Arizona Sonoran Desert landscape

Skysong Innovations’ economic
impact in Arizona

When people hear about a university whose innovation hub generated 180 start-up companies, created over 1,300 jobs, paid $73.2 million to its workers, brought more than $130 million to its home state and catapulted its host university to top the list of America’s most innovative schools, they may think of an institution like Harvard, Johns Hopkins or Duke. Yet outranking all these schools in technology transfer—and surpassing all U.S. schools in innovation for two years running—is Arizona State University, aided by its flagship entrepreneurial arm, Skysong Innovations. 

Skysong Innovations provides ASU’s students and researchers the resources required to turn their discoveries into patents and transform those patents into businesses with a profound local and global impact. Since 2003, Skysong Innovations has enabled ASU to evolve from an untapped wealth of ingenuity to a comprehensive research university. From the discoveries advanced and technologies developed at ASU, Skysong Innovations has spun out dozens of Arizona-based companies that have revolutionized the medical, environmental, and digital industries and advanced the lives of the communities they serve.

Skysong Innovations by the numbers

Last year, experts at the William Seidman Research Institute measured Skysong Innovations’ 2016 and 2017 statewide economic impact. Their results, which included projections for the future, were staggering. Seidman evaluated Skysong Innovations and ASU’s joint impact using the widely-accepted IMPLAN input-output model, which is well known in Arizona and has been used and tested by national researchers over a wide range of projects for several years. Its metrics accounted for Skysong Innovations and its affiliated companies’ discrete and aggregate contributions to gross state product, labor income, job growth, and state and local tax revenues.

Of initial note was the sheer scope of Skysong Innovations growth. The initiative’s economic benefit to Arizona has increased markedly every year; in 2017 alone, Skysong Innovations-linked companies raised $50 million in external funding. Skysong Innovations itself, which directly employs 17 workers, generated a two-year economic impact of 93 job-years (the number of years worked per worker), $11.3 million in gross state product (the dollar value of all goods and services produced for final purchase in Arizona), $9.3 million in labor income (the total dollar value of employee and proprietor income and benefits), and $1.2 million in state and local tax revenues. With the exception of tax revenue, which remained constant, all these values also increased between 2016 and 2017.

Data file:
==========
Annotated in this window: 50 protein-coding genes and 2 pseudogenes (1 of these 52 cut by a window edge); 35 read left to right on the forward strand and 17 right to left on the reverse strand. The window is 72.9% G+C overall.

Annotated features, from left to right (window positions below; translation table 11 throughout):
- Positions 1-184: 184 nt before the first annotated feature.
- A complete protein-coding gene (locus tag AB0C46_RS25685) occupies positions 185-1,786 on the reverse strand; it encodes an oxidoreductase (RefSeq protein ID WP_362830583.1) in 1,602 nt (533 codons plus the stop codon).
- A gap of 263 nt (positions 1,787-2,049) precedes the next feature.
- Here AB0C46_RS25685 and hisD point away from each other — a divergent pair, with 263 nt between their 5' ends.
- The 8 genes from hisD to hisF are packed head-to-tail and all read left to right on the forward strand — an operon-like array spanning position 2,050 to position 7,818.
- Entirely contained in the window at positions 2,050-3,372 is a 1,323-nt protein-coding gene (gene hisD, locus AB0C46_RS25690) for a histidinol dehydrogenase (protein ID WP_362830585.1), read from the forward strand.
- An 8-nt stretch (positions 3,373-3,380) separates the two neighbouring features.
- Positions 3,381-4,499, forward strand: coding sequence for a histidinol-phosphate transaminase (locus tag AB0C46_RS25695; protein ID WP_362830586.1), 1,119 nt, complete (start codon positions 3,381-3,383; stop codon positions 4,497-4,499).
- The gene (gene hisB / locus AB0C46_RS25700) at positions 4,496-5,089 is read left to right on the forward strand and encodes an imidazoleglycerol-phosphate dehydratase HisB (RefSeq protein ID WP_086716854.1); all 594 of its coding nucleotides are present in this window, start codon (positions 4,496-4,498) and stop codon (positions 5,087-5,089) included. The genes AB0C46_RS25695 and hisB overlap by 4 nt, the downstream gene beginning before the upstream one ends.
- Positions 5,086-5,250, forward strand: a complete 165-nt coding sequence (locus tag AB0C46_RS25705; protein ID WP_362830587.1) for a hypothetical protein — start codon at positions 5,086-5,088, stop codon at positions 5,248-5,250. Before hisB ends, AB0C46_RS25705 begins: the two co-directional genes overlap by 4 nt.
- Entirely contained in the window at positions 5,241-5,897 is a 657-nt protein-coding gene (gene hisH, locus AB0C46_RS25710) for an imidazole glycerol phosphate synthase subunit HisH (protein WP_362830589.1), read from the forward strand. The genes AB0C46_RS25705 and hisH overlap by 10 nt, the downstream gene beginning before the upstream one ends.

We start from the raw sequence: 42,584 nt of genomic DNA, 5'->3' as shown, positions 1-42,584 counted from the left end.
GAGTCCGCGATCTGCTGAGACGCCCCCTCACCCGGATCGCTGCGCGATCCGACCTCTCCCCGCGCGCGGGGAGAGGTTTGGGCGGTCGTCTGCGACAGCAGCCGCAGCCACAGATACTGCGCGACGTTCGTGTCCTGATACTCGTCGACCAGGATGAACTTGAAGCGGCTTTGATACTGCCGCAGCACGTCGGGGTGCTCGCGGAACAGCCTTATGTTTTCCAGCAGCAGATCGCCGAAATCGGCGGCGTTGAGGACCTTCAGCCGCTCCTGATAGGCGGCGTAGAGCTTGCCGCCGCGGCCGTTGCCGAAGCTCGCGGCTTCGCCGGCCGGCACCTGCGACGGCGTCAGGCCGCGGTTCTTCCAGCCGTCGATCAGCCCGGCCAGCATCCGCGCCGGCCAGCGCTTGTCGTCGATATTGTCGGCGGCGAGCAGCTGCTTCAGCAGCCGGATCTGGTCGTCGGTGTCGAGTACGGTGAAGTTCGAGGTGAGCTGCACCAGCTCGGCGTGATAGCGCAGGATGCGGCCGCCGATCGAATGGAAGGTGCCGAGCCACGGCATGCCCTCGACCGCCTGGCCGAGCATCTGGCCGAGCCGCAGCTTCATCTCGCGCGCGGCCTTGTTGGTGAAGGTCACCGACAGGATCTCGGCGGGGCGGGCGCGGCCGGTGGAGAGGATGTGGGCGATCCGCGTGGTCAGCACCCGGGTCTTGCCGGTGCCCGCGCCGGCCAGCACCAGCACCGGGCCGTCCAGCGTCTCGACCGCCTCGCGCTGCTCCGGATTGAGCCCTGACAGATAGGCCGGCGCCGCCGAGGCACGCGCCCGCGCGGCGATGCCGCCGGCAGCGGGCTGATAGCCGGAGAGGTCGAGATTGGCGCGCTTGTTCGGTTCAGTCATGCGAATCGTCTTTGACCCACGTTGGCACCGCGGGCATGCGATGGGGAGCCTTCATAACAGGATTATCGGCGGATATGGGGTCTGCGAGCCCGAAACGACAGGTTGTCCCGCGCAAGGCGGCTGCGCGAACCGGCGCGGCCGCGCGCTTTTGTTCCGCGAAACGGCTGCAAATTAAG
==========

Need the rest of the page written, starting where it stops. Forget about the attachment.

Other ASU-linked companies showed similar rates of growth. These 36 businesses contributed 2,509 job years to Arizona employees, earned $240 million in GSP, paid workers $162 million, and provided the state $21.8 million in revenues.

Locally invested, globally inspired

In all cases, however, it’s worth noting that however locally invested they remain, these companies’ missions extend far beyond Arizona’s borders. Take HealthTell, whose early detection of diseases through patients’ unique immunosignatures—analyzed via a single drop of blood—came out of a $30.7 million Defense Department grant to develop diagnostics capable of protecting U.S. military against bioterrorism. 

Skysong Innovations’ enterprises also include patenting and licensing discoveries that are only just getting their sea legs. Its resources have enabled nascent technologies—like Videssa Breast—to move from ASU’s lab room to Provista Diagnostics’ boardroom to hospital exam rooms, where Professors Karen Anderson and Joshua LaBaer’s groundbreaking blood test can improve early breast cancer detection and augment the accuracy of abnormal or unclear mammograms.

Like the ideas, companies and communities it serves, the best seems yet to come for Skysong Innovations.

To evaluate the initiative’s potential five-year impact, Seidman devised three hypothetical growth scenarios. Anticipating 15% overall growth, Skysong and its affiliates are projected to net $995.7 million in GSP, add 10,409 job-years, provide $672 million in labor income and $90.5 million for state and local revenues. In two of Seidman’s three growth scenarios, Skysong Innovations is also expected to reach a cumulative total GSP of $1 billion within 7 years.